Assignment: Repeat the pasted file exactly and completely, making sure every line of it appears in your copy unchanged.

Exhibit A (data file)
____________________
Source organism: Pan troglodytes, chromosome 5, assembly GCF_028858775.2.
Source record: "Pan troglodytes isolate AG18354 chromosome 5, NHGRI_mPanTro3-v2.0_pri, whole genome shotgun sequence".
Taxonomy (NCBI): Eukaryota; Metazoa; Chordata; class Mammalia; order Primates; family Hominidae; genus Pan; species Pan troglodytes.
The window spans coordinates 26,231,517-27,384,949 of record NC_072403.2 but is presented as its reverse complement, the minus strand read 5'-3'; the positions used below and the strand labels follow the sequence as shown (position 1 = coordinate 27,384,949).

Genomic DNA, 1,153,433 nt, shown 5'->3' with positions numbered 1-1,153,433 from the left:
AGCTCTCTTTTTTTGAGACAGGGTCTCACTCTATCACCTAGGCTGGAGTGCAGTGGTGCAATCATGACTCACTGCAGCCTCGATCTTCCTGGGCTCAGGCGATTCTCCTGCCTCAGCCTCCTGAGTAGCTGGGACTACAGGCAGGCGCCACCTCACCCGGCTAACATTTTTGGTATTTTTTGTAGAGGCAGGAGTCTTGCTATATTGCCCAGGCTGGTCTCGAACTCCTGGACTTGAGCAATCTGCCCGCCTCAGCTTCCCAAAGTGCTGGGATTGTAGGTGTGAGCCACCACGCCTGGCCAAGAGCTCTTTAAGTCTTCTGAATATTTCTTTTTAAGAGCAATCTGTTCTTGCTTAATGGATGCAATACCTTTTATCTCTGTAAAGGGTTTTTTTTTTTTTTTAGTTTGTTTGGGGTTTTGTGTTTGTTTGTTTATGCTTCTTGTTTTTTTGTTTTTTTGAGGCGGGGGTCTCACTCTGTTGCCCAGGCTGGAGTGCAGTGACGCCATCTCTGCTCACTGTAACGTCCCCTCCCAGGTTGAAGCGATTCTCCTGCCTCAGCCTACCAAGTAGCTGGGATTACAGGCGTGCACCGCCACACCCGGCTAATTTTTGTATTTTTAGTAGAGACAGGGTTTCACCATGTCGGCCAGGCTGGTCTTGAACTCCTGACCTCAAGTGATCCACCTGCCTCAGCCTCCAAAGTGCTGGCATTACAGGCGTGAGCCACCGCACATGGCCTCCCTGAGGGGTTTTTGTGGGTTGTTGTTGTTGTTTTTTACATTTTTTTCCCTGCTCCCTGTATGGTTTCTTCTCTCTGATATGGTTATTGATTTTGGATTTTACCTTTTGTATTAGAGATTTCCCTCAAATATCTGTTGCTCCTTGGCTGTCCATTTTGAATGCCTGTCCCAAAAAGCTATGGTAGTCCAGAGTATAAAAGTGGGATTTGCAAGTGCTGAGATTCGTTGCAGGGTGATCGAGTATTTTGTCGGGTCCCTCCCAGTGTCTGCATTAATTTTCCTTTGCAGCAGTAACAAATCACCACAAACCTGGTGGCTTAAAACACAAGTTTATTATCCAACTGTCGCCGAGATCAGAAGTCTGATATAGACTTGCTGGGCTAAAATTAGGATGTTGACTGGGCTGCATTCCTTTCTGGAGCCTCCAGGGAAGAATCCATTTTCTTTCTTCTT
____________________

Source organism: Pan troglodytes, chromosome 5, assembly GCF_028858775.2.
Source record: "Pan troglodytes isolate AG18354 chromosome 5, NHGRI_mPanTro3-v2.0_pri, whole genome shotgun sequence".
Taxonomy (NCBI): Eukaryota; Metazoa; Chordata; class Mammalia; order Primates; family Hominidae; genus Pan; species Pan troglodytes.
The window spans coordinates 26,231,517-27,384,949 of record NC_072403.2 but is presented as its reverse complement, the minus strand read 5'-3'; the positions used below and the strand labels follow the sequence as shown (position 1 = coordinate 27,384,949).

Genomic DNA, 1,153,433 nt, shown 5'->3' with positions numbered 1-1,153,433 from the left:
AGCTCTCTTTTTTTGAGACAGGGTCTCACTCTATCACCTAGGCTGGAGTGCAGTGGTGCAATCATGACTCACTGCAGCCTCGATCTTCCTGGGCTCAGGCGATTCTCCTGCCTCAGCCTCCTGAGTAGCTGGGACTACAGGCAGGCGCCACCTCACCCGGCTAACATTTTTGGTATTTTTTGTAGAGGCAGGAGTCTTGCTATATTGCCCAGGCTGGTCTCGAACTCCTGGACTTGAGCAATCTGCCCGCCTCAGCTTCCCAAAGTGCTGGGATTGTAGGTGTGAGCCACCACGCCTGGCCAAGAGCTCTTTAAGTCTTCTGAATATTTCTTTTTAAGAGCAATCTGTTCTTGCTTAATGGATGCAATACCTTTTATCTCTGTAAAGGGTTTTTTTTTTTTTTTAGTTTGTTTGGGGTTTTGTGTTTGTTTGTTTATGCTTCTTGTTTTTTTGTTTTTTTGAGGCGGGGGTCTCACTCTGTTGCCCAGGCTGGAGTGCAGTGACGCCATCTCTGCTCACTGTAACGTCCCCTCCCAGGTTGAAGCGATTCTCCTGCCTCAGCCTACCAAGTAGCTGGGATTACAGGCGTGCACCGCCACACCCGGCTAATTTTTGTATTTTTAGTAGAGACAGGGTTTCACCATGTCGGCCAGGCTGGTCTTGAACTCCTGACCTCAAGTGATCCACCTGCCTCAGCCTCCAAAGTGCTGGCATTACAGGCGTGAGCCACCGCACATGGCCTCCCTGAGGGGTTTTTGTGGGTTGTTGTTGTTGTTTTTTACATTTTTTTCCCTGCTCCCTGTATGGTTTCTTCTCTCTGATATGGTTATTGATTTTGGATTTTACCTTTTGTATTAGAGATTTCCCTCAAATATCTGTTGCTCCTTGGCTGTCCATTTTGAATGCCTGTCCCAAAAAGCTATGGTAGTCCAGAGTATAAAAGTGGGATTTGCAAGTGCTGAGATTCGTTGCAGGGTGATCGAGTATTTTGTCGGGTCCCTCCCAGTGTCTGCATTAATTTTCCTTTGCAGCAGTAACAAATCACCACAAACCTGGTGGCTTAAAACACAAGTTTATTATCCAACTGTCGCCGAGATCAGAAGTCTGATATAGACTTGCTGGGCTAAAATTAGGATGTTGACTGGGCTGCATTCCTTTCTGGAGCCTCCAGGGAAGAATCCATTTTCTTTCTTCTT